Russia's floating nuclear power plant sets sail across Arctic despite warnings

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Published 23.08.2019 14:55
Russia's floating nuclear power plant Akademik Lomonosov leaves the service base of Rosatomflot company for a journey along the Northern Sea Route to Chukotka from Murmansk, Russia, Aug. 23, 2019. (Reuters Photo)
Russia's floating nuclear power plant Akademik Lomonosov leaves the service base of Rosatomflot company for a journey along the Northern Sea Route to Chukotka from Murmansk, Russia, Aug. 23, 2019. (Reuters Photo)

Russia launched the world's first floating nuclear reactor Friday, sending it on an epic journey across the Arctic, despite environmentalists warning of a "Chernobyl on ice."

Developed by the Russian state nuclear company Rosatom, the plant, known as "Akademik Lomonosov," set off on a 5,000 km (3,100 mile) journey through Arctic waters to reach the Chukotka region, which lies across the Bering Strait from Alaska.

The plant, loaded with nuclear fuel, will replace a coal-fired power plant and an aging nuclear power plant supplying more than 50,000 people with electricity in the town of Pevek. It is due to go into operation by the end of year, mainly serving the region's oil platforms as Russia develops the exploitation of hydrocarbons in the Arctic.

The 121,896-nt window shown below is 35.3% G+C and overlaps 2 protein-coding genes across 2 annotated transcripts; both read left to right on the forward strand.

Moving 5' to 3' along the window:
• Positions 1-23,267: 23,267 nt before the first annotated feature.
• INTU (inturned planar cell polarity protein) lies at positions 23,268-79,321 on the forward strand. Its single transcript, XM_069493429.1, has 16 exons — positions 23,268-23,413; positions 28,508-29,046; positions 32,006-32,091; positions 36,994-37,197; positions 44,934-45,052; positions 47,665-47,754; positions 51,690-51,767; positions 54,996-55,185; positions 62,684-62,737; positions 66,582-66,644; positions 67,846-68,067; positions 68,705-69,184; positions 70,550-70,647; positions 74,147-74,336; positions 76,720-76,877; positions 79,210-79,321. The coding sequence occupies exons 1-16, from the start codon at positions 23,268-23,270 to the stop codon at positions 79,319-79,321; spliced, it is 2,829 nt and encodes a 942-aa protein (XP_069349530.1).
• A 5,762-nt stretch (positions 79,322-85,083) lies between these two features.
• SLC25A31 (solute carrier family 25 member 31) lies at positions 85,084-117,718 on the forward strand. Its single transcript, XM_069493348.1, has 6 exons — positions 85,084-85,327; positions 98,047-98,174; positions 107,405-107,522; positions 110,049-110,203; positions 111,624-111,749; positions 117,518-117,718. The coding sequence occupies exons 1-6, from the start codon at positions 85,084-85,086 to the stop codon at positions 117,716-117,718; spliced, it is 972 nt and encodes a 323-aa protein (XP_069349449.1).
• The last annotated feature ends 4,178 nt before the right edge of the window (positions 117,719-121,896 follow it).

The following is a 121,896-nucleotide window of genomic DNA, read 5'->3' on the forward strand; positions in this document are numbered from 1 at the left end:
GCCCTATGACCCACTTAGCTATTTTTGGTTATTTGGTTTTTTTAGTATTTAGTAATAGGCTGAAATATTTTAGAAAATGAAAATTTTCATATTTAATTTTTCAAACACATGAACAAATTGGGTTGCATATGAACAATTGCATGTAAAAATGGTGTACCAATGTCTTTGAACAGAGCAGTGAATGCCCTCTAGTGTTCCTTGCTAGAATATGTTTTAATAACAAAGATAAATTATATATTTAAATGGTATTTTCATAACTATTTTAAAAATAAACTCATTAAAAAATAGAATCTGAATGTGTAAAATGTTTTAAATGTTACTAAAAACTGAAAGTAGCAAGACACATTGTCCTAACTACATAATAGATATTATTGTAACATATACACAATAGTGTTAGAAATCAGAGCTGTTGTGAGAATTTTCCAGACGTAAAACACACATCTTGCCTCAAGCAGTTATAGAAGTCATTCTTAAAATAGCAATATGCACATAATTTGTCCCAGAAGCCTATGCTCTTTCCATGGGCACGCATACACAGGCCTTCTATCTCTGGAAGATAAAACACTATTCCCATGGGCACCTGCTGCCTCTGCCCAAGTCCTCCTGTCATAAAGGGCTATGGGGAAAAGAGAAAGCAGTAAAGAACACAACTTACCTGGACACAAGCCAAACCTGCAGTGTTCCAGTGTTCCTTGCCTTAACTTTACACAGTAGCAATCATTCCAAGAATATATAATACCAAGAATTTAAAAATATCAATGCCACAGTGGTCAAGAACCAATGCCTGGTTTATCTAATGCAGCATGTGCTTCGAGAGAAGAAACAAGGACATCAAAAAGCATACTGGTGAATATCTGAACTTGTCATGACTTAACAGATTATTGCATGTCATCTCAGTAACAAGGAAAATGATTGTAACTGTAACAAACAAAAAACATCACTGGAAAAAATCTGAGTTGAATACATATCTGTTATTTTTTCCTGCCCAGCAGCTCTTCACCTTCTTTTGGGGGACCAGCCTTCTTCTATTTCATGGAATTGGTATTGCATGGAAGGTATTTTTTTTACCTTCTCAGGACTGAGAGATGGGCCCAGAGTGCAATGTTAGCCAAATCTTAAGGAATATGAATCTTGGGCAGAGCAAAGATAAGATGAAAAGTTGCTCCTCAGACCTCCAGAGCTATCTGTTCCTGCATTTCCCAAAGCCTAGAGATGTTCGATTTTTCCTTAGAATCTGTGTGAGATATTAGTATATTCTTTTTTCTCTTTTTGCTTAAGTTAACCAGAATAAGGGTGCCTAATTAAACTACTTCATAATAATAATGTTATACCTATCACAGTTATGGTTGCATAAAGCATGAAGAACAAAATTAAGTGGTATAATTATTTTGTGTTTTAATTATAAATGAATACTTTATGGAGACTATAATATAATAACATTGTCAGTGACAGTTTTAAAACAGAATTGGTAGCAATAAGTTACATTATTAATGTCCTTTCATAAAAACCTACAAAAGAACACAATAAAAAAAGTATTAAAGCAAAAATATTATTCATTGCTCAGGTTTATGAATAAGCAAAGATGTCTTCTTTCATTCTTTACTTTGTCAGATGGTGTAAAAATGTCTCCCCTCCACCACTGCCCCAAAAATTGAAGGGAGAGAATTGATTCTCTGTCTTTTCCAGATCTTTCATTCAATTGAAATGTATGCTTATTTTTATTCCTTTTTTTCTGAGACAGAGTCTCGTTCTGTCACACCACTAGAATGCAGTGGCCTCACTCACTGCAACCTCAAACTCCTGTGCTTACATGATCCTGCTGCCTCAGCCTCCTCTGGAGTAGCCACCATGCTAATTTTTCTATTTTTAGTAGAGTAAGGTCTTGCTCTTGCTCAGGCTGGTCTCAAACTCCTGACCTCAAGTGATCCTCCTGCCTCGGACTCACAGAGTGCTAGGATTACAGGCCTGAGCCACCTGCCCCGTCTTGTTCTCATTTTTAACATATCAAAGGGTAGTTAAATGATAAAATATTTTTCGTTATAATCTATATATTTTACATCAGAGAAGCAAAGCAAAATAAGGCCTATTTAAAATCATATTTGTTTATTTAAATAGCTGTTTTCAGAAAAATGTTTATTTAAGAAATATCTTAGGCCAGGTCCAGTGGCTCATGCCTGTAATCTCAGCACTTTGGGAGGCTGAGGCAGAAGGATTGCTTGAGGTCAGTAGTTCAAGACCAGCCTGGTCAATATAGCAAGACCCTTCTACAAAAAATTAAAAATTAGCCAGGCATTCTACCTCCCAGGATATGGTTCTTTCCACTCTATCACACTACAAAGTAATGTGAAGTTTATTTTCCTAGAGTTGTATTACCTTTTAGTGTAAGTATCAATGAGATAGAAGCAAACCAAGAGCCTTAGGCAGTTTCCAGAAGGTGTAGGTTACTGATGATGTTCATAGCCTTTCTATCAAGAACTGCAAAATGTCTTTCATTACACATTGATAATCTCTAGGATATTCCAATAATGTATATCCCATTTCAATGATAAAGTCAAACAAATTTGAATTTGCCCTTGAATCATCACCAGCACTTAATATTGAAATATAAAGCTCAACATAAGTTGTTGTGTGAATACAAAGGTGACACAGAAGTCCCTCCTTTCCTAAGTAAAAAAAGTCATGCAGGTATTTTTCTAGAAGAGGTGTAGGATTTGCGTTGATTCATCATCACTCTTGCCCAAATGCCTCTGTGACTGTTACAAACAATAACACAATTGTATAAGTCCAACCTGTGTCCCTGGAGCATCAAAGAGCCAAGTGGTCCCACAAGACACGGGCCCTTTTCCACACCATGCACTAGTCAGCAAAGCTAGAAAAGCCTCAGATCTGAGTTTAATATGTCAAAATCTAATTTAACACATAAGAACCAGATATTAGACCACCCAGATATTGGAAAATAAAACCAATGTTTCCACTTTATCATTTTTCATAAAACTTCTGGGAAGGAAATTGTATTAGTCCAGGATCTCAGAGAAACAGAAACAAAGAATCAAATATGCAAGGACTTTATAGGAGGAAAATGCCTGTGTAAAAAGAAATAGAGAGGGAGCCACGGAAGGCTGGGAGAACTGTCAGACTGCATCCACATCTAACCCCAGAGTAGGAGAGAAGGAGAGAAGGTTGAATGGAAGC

Rosatom says the plant is safe and can serve as a new power source for the planet's most isolated communities, but environmentalists have voiced concerns over the risk of nuclear accidents.

The reactor's trip is expected to last between four and six weeks, depending on the weather conditions and the amount of ice on the way. Work began on the 144-meter (472-foot) Akademik Lomonosov in Saint Petersburg in 2006. The vessel weighs 21,000 tons and has two reactors with a capacity of 35 megawatts each, close to that of those used by nuclear icebreakers. It has a crew of 69 and travels at a speed of 3.5 to 4.5 knots.

Greenpeace has called it the "nuclear Titanic."

"We think that a floating nuclear power plant is an excessively risky and costly way of obtaining energy," Rashid Alimov of Greenpeace Russia told Reuters.

He added the unit had not been built with the purpose of fulfilling the energy needs of Chukotka, but rather to serve as a model for potential foreign buyers.

Rosatom did not immediately reply to a request for comment.

The plant's voyage comes at a time of heightened concern over nuclear energy, following a deadly blast this month in northern Russia during a weapons system test that caused a spike in radiation levels in a nearby city.

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